Getting good legal advice is one of the greatest preventative measures you can take BEFORE you become ill or incapacitated.  Not only can you save money in the long run, but preventative legal advice can save you and your family from difficulties later on.

Make a Will and plan your estate before you become too ill to do so.

And if there are changes in your family status – marriage, divorce, the birth of children, now is the time to seek legal advice to update your existing plans.

Make a careful search for your lawyer and focus on who may be the best qualified to handle the issues in your case.  Board certification is one way to decide if a lawyer is right for you.  A Florida Bar Board Certified lawyer must have extensive experience, must pass a written examination in the specialty area, and be favorably evaluated as to ability and experience in that specialty by other lawyers.  And the certification must be renewed every 5 years to show that the attorney can meet the same requirements as for the initial certification.

Debra G. Simms has been practicing law since 1988 and is a Florida Bar Board Certified Attorney.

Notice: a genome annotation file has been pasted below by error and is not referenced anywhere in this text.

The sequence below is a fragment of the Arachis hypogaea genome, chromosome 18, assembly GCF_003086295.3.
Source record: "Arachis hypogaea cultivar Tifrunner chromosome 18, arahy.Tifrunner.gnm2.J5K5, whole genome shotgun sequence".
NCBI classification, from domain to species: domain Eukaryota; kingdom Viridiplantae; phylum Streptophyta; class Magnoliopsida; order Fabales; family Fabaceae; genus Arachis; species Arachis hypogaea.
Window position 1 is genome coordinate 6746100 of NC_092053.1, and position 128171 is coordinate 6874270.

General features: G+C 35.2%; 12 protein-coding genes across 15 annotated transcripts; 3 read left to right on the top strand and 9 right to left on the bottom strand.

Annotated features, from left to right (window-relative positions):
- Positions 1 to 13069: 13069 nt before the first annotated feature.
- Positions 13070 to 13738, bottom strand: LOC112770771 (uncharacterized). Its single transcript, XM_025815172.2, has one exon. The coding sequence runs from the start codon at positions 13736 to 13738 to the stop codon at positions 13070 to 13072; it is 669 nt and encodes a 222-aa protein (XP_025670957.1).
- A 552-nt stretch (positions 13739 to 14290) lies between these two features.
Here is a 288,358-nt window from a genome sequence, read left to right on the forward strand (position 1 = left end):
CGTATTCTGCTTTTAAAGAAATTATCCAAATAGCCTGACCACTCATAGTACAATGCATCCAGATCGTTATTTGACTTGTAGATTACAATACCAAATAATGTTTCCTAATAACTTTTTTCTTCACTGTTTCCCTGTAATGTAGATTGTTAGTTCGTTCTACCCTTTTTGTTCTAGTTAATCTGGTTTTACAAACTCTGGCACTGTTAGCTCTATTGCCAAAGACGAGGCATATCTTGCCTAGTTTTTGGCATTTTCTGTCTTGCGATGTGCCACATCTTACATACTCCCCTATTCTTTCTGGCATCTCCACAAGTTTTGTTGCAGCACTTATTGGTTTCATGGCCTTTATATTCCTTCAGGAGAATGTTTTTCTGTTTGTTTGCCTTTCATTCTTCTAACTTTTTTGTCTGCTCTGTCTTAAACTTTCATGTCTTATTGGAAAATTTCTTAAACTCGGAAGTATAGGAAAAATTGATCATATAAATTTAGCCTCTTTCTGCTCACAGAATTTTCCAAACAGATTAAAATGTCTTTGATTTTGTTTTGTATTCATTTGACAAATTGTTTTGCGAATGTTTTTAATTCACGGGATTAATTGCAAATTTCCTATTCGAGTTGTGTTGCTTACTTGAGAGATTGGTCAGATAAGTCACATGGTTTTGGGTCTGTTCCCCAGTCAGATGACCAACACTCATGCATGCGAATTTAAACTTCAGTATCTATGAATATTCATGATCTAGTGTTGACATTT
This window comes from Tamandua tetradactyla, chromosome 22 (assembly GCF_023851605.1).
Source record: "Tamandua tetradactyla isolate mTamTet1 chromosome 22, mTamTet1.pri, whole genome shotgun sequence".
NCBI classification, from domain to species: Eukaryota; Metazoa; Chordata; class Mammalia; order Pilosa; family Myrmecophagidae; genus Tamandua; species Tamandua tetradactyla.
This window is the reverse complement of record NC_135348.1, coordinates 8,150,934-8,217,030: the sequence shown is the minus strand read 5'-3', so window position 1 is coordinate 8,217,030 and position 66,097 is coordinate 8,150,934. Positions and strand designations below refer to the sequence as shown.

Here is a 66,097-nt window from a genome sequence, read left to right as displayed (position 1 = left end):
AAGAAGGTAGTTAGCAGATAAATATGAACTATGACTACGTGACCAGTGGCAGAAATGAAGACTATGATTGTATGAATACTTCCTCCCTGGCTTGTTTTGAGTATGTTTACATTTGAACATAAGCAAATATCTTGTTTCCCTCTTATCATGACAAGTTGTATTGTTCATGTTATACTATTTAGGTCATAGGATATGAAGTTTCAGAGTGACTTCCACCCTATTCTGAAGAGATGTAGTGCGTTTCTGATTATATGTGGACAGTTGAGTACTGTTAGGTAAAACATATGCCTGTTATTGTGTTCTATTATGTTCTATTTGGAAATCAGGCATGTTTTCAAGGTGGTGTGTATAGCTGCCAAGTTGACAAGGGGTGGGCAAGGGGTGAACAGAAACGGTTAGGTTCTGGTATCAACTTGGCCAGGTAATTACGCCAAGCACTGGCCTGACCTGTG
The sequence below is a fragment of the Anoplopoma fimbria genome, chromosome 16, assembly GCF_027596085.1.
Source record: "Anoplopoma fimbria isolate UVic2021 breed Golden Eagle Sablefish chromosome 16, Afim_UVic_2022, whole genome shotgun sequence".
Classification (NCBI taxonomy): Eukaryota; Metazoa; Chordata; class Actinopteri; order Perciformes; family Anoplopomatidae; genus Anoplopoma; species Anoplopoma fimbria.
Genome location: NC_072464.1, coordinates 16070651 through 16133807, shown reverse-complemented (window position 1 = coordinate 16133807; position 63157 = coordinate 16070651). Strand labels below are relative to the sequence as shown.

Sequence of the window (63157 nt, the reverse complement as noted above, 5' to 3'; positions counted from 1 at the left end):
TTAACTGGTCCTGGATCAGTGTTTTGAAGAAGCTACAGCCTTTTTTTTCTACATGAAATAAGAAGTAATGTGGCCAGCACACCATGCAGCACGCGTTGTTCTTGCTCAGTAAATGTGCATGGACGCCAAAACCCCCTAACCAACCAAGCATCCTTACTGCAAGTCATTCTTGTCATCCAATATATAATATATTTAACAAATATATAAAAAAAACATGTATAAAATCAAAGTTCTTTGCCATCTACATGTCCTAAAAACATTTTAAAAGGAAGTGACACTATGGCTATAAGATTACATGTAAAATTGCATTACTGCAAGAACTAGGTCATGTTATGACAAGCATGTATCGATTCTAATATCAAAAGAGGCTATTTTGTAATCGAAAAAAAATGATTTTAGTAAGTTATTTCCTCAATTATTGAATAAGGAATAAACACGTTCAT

Questions? The Law Office of Debra Simms is here to help. Call us today 386.256.4882

This blog post is not case-specific and is provided only for educational purposes and is not intended to provide specific legal advice. Blog topics may or may not be updated and entries may be out-of-date at the time you view them.

CONSIDER CHARITABLE CHOICES IN YOUR ESTATE PLANNING

As part of your estate planning, you might want to consider making a gift to one or more of your favorite charities in your Will or Trust.  This is what is known as “Planned Giving”.

Depending on the type of gift you choose, you may potentially reap benefits from your philanthropy that have very practical and desirable outcomes, such as the following:

  • Ability to leave a legacy
  • Income tax benefits
  • A life income for you or your spouse
  • Reduce or eliminate capital gains taxes
  • Personal Satisfaction

Whatever your objective, an estate planning attorney can help you choose the right tool to provide the most benefits for you, your family, and your charity.

Questions? The Law Office of Debra Simms is here to help. Call us today 386.256.4882

This blog post is not case-specific and is provided only for educational purposes and is not intended to provide specific legal advice. Blog topics may or may not be updated and entries may be out-of-date at the time you view them.

Contact Us

Port Orange Office:
Prestige Executive Center
823 Dunlawton Ave. Unit C
Port Orange, FL 32129
Local: 386.256.4882
Toll Free: 877.447.4667
New Smyrna Beach Office:
629 N. Dixie HWY
New Smyrna Beach, FL 32168
Local: 386.256.4882
Toll Free: 877.447.4667